No Whiter Shade Of Pale

Sunlight can cause cancer, but lack of it can mean vitamin D deficiency and illnesses

an expert offers advice on the right amount of light and when the best time is to get it

Q&a -- Dr. Elizabeth A. Streeten

May 04, 2008|By Meredith Cohn | Meredith Cohn,Sun Reporter

Once thought of as only helping develop strong bones, vitamin D is now believed to serve many purposes in the human body. A deficiency of the vitamin has been linked to several diseases and disorders.

Yet most people don't get enough of the so-called "sunshine vitamin."

For years, Americans have been taught that as summer approaches, they should reach for sunscreen to protect themselves from a scorching burn - and the skin cancer it might trigger. But new research shows that by covering up, they may be sacrificing important vitamin D, which is made by the skin when it's exposed to sunlight.

So, ahead of the beach season, we sought some guidance about the "sunshine vitamin" from Dr. Elizabeth A. Streeten, assistant professor of medicine in the division of endocrinology, diabetes and nutrition at the University of Maryland School of Medicine. What does vitamin D do? New research seems to connect it with many aspects of good health besides good bones.

Vitamin D is important for the entire body. Vitamin D deficiency is associated with reduced bone strength and risk of fracture; a twofold increased risk of some cancers such as colon, breast and prostate; an increased risk of both Type 1 and Type II diabetes, worse control of diabetes for those who have it, decreased immune function and possibly also heart disease.

Vitamin D increases calcium absorption from the [gastrointestinal] tract and helps the bone become mineralized, or hardened. It also serves as a differentiating factor for cells, meaning that it helps to keep cells in their mature form and prevents them from mutating into cancer cells. Most vitamin D comes from sun exposure. How does that work, and how much sun is needed?

Ultraviolet B light contained in sunshine converts vitamin D precursors present in the skin to vitamin D. To become active, the body then converts vitamin D to 1,25-dihydroxyvitamin D, the only form that the body can use. This activation occurs via two-step process: the first in the liver and the second in the kidneys.

The truth on how much sun exposure is required is that we do not know exactly and there is significant variation among individuals. The recommendation is to get 15 minutes of sun at the peak of the day - 11 a.m. to 3 p.m. - to the face, neck and arms, three times a week. However, this amount of sun has not been proven to be enough.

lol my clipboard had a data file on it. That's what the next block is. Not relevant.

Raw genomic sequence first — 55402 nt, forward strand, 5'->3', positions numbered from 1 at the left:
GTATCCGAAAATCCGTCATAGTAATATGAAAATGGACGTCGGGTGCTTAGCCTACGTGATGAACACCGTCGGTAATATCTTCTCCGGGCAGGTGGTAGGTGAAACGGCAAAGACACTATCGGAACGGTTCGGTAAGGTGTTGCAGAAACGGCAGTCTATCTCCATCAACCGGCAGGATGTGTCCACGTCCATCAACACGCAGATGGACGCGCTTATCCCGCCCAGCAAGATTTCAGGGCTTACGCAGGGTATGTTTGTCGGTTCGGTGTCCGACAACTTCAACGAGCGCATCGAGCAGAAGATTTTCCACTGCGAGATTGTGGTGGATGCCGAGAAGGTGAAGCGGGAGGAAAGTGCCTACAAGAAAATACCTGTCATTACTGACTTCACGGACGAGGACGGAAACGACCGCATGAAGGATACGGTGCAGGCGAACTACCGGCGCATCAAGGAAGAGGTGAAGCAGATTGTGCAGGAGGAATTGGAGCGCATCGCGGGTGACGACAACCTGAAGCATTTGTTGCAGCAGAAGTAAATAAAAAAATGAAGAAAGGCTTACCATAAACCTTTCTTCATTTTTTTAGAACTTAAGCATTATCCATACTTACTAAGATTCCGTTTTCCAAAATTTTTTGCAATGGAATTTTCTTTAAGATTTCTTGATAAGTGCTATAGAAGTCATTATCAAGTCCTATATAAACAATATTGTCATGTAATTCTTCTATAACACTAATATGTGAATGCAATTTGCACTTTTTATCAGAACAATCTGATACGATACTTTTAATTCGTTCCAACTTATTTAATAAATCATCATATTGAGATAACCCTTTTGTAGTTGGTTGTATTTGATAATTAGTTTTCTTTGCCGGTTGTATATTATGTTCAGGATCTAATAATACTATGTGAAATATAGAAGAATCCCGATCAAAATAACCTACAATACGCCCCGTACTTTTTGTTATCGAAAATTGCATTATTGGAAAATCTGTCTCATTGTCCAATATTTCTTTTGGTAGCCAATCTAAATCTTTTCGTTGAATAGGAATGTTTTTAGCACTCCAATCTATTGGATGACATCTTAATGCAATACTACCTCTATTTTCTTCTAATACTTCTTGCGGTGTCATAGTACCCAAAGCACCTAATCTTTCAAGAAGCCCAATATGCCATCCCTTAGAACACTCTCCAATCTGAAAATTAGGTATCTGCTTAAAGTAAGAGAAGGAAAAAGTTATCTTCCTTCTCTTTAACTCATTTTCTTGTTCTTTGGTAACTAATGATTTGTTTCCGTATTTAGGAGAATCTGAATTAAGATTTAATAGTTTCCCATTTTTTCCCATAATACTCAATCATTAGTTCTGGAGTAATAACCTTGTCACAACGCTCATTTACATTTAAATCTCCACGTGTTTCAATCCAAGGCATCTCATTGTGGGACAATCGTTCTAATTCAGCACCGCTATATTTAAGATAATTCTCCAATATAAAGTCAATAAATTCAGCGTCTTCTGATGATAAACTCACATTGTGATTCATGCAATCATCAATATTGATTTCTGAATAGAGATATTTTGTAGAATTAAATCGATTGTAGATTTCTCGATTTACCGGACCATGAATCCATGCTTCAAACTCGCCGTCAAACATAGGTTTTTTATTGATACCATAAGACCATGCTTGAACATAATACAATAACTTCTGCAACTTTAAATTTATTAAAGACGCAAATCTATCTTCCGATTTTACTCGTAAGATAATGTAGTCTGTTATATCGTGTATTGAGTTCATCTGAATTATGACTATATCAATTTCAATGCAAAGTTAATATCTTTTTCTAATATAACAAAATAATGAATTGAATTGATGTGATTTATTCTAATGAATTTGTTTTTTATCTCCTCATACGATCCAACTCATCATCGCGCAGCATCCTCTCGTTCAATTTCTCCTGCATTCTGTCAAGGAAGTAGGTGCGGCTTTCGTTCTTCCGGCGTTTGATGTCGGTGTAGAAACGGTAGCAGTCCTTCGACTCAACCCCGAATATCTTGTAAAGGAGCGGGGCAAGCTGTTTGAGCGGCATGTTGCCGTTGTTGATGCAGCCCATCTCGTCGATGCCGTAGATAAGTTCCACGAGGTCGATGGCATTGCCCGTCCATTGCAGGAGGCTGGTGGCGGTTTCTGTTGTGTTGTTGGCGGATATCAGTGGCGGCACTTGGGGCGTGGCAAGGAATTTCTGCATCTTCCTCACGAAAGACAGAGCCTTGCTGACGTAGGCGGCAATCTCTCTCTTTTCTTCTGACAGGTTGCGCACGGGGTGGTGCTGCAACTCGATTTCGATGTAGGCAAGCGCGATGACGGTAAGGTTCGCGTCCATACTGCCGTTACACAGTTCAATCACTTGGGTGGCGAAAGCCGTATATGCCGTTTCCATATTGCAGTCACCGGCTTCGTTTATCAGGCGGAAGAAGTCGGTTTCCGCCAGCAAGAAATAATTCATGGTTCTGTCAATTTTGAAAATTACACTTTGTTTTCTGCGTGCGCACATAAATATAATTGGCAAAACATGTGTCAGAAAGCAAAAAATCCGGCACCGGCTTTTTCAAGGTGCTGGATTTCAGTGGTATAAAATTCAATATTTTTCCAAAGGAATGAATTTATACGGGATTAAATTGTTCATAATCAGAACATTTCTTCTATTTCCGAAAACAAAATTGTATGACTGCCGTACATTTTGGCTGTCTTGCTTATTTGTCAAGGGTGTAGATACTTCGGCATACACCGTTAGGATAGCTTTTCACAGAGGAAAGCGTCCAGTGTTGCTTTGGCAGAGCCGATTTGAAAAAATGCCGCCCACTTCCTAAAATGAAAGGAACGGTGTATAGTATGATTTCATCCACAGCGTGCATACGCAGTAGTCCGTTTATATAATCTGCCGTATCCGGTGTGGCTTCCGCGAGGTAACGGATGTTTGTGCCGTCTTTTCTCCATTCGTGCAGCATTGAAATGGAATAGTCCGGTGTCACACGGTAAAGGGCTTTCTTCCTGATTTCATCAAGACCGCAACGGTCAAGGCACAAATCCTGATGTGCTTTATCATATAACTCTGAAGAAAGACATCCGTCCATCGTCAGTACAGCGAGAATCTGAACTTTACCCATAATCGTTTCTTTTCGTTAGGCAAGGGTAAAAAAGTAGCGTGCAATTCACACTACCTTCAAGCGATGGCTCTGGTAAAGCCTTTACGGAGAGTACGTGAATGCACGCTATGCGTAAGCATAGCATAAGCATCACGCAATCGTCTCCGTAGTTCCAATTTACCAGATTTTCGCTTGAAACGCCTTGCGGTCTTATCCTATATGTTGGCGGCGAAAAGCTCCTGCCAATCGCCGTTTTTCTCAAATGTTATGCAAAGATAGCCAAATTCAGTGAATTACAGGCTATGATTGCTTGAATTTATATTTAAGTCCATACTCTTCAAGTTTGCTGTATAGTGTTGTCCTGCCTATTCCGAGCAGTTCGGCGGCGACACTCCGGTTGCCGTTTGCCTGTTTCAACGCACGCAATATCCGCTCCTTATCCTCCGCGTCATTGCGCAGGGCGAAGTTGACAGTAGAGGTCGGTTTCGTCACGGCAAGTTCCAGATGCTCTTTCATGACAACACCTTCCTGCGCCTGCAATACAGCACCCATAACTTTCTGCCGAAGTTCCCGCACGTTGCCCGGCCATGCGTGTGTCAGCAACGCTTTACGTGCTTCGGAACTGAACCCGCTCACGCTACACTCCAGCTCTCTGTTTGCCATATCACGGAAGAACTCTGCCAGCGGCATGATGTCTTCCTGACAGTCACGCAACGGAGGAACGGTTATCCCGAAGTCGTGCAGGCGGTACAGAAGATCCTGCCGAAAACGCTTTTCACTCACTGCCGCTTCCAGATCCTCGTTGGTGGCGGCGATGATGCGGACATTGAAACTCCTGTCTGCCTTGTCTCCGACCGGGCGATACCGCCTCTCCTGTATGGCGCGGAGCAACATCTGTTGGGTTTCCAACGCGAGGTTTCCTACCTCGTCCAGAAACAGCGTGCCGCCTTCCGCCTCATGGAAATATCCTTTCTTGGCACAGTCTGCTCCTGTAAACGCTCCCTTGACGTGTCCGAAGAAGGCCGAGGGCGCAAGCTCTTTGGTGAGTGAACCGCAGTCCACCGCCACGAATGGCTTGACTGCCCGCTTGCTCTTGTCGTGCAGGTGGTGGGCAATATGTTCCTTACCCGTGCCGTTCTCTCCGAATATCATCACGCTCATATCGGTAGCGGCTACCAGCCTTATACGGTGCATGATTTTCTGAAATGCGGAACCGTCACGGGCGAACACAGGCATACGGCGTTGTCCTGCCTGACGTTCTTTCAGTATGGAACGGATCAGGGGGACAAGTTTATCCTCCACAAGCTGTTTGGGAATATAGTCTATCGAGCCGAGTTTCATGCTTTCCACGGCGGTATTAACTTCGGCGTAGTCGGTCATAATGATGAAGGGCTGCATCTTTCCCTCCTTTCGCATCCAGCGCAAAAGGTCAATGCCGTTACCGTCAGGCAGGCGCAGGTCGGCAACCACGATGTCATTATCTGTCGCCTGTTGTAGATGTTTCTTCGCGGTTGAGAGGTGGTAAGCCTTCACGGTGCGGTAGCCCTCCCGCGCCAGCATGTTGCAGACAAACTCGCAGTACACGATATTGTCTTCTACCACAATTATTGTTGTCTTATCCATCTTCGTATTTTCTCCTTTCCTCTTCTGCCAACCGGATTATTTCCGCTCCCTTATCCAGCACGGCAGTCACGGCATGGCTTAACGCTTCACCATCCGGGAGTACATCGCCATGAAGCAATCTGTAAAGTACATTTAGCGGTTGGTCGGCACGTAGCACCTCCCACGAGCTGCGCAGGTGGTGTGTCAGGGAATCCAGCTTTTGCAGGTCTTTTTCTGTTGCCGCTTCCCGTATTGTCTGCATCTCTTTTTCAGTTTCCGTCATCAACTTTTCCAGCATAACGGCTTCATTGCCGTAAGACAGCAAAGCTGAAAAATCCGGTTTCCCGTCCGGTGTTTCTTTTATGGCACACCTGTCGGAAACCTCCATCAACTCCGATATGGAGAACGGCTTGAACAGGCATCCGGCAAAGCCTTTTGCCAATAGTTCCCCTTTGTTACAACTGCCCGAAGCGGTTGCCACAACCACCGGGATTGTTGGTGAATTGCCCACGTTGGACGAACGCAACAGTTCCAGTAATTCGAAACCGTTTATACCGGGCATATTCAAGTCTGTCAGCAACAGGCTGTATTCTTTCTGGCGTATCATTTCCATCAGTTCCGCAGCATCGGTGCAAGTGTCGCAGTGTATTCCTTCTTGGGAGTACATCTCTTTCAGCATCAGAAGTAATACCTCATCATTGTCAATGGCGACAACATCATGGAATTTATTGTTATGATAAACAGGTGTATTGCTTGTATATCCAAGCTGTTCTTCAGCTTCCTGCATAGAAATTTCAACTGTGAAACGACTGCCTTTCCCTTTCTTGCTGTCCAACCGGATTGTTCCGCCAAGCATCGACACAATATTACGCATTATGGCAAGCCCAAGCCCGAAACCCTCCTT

It is also important to know that at our latitude, the sun is only strong enough for significant vitamin D production from June to August. At the equator, vitamin D can be made in the skin all year round. Also, more sun is needed to make vitamin D with increasing age and increasing amounts of skin pigment. Therefore, those at highest risk for vitamin D deficiency are African-Americans. How many people are deficient? Is it a growing problem or just a constant problem since there has been so much focus on using sunscreen and not enough focus on diet?

Vitamin D deficiency is defined as a blood level of [the stored form] 25-hydroxyvitamin D of less than 30 [nanograms per milliliter]. Up to 65 percent of Americans are vitamin D-deficient, with the highest levels in the elderly. However, studies have shown that up to half of young adults and children are also deficient.

We do not know if the prevalence of vitamin D deficiency is growing or not, since the accurate blood test to detect it is fairly new, about 10 years old. There is not enough vitamin D in foods for our needs. There is substantial vitamin D only in some fish, such as salmon, swordfish, tuna, sardines, and only tiny amounts in other foods. Although some of our food is supplemented, the amounts are very low - for example, 100 units per 8 ounces of milk. For the average adult to get enough vitamin D from milk, he or she would have to drink 8 cups of milk per day.

Therefore, to get enough vitamin D for our needs - 1,000 to 2,000 units daily for adolescents and adults - until more vitamin D is added to our food supply, everyone should take a vitamin D supplement, at least during September through May. If sunscreen with SPF 8 and over blocks the skin's ability to make vitamin D, should people just wear lower SPF lotion and reapply frequently? Does UVA or UVB protection make a difference?

UVB rays are what is needed for vitamin D production, whereas both UVA and UVB can cause sunburn and tan. One way to prevent sunburn and allow vitamin D synthesis is to put on sunscreen only after being out in the sun for 15 minutes. What about skin cancer? Is there a risk from being out in the sun even for a limited time or using lower SPF sunscreen?

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